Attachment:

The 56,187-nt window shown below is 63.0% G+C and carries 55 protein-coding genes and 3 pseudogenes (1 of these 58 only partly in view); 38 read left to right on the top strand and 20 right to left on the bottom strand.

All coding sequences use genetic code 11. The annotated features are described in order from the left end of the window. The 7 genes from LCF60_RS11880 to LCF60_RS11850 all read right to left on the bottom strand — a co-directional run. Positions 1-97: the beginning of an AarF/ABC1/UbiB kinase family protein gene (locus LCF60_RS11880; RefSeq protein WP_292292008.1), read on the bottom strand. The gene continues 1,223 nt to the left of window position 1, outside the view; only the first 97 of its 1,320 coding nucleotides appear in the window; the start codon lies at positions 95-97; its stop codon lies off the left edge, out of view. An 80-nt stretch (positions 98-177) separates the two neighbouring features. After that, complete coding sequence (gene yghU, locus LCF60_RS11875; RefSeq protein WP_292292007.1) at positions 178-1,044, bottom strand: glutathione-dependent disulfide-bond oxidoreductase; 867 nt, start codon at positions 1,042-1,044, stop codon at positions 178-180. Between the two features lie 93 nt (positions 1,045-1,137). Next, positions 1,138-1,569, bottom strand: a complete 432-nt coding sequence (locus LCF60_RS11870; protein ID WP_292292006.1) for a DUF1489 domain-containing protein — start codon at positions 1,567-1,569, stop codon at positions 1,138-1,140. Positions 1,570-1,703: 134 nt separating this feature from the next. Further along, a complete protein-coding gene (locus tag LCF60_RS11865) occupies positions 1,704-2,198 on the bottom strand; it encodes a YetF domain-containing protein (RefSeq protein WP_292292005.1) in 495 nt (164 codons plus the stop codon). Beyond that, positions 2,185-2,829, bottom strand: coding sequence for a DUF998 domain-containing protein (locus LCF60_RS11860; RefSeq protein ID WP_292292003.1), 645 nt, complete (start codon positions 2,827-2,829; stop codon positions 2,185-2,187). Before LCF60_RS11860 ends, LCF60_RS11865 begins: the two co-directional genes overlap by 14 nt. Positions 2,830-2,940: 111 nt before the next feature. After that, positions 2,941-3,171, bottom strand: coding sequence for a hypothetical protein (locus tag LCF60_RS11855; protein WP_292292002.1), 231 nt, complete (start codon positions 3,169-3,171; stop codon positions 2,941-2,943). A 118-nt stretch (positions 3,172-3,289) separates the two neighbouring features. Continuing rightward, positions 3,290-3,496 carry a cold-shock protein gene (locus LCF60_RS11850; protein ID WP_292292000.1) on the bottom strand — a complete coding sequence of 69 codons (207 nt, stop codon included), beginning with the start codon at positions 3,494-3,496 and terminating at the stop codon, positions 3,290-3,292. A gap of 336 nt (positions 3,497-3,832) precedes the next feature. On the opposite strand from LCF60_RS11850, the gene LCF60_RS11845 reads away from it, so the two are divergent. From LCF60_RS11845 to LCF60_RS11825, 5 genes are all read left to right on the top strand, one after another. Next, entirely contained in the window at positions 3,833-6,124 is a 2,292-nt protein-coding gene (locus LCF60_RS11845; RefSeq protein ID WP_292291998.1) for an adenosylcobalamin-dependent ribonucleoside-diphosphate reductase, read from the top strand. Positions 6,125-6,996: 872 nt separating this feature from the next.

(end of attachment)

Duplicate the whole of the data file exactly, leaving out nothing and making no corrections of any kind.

The 56,187-nt window shown below is 63.0% G+C and carries 55 protein-coding genes and 3 pseudogenes (1 of these 58 only partly in view); 38 read left to right on the top strand and 20 right to left on the bottom strand.

All coding sequences use genetic code 11. The annotated features are described in order from the left end of the window. The 7 genes from LCF60_RS11880 to LCF60_RS11850 all read right to left on the bottom strand — a co-directional run. Positions 1-97: the beginning of an AarF/ABC1/UbiB kinase family protein gene (locus LCF60_RS11880; RefSeq protein WP_292292008.1), read on the bottom strand. The gene continues 1,223 nt to the left of window position 1, outside the view; only the first 97 of its 1,320 coding nucleotides appear in the window; the start codon lies at positions 95-97; its stop codon lies off the left edge, out of view. An 80-nt stretch (positions 98-177) separates the two neighbouring features. After that, complete coding sequence (gene yghU, locus LCF60_RS11875; RefSeq protein WP_292292007.1) at positions 178-1,044, bottom strand: glutathione-dependent disulfide-bond oxidoreductase; 867 nt, start codon at positions 1,042-1,044, stop codon at positions 178-180. Between the two features lie 93 nt (positions 1,045-1,137). Next, positions 1,138-1,569, bottom strand: a complete 432-nt coding sequence (locus LCF60_RS11870; protein ID WP_292292006.1) for a DUF1489 domain-containing protein — start codon at positions 1,567-1,569, stop codon at positions 1,138-1,140. Positions 1,570-1,703: 134 nt separating this feature from the next. Further along, a complete protein-coding gene (locus tag LCF60_RS11865) occupies positions 1,704-2,198 on the bottom strand; it encodes a YetF domain-containing protein (RefSeq protein WP_292292005.1) in 495 nt (164 codons plus the stop codon). Beyond that, positions 2,185-2,829, bottom strand: coding sequence for a DUF998 domain-containing protein (locus LCF60_RS11860; RefSeq protein ID WP_292292003.1), 645 nt, complete (start codon positions 2,827-2,829; stop codon positions 2,185-2,187). Before LCF60_RS11860 ends, LCF60_RS11865 begins: the two co-directional genes overlap by 14 nt. Positions 2,830-2,940: 111 nt before the next feature. After that, positions 2,941-3,171, bottom strand: coding sequence for a hypothetical protein (locus tag LCF60_RS11855; protein WP_292292002.1), 231 nt, complete (start codon positions 3,169-3,171; stop codon positions 2,941-2,943). A 118-nt stretch (positions 3,172-3,289) separates the two neighbouring features. Continuing rightward, positions 3,290-3,496 carry a cold-shock protein gene (locus LCF60_RS11850; protein ID WP_292292000.1) on the bottom strand — a complete coding sequence of 69 codons (207 nt, stop codon included), beginning with the start codon at positions 3,494-3,496 and terminating at the stop codon, positions 3,290-3,292. A gap of 336 nt (positions 3,497-3,832) precedes the next feature. On the opposite strand from LCF60_RS11850, the gene LCF60_RS11845 reads away from it, so the two are divergent. From LCF60_RS11845 to LCF60_RS11825, 5 genes are all read left to right on the top strand, one after another. Next, entirely contained in the window at positions 3,833-6,124 is a 2,292-nt protein-coding gene (locus LCF60_RS11845; RefSeq protein ID WP_292291998.1) for an adenosylcobalamin-dependent ribonucleoside-diphosphate reductase, read from the top strand. Positions 6,125-6,996: 872 nt separating this feature from the next.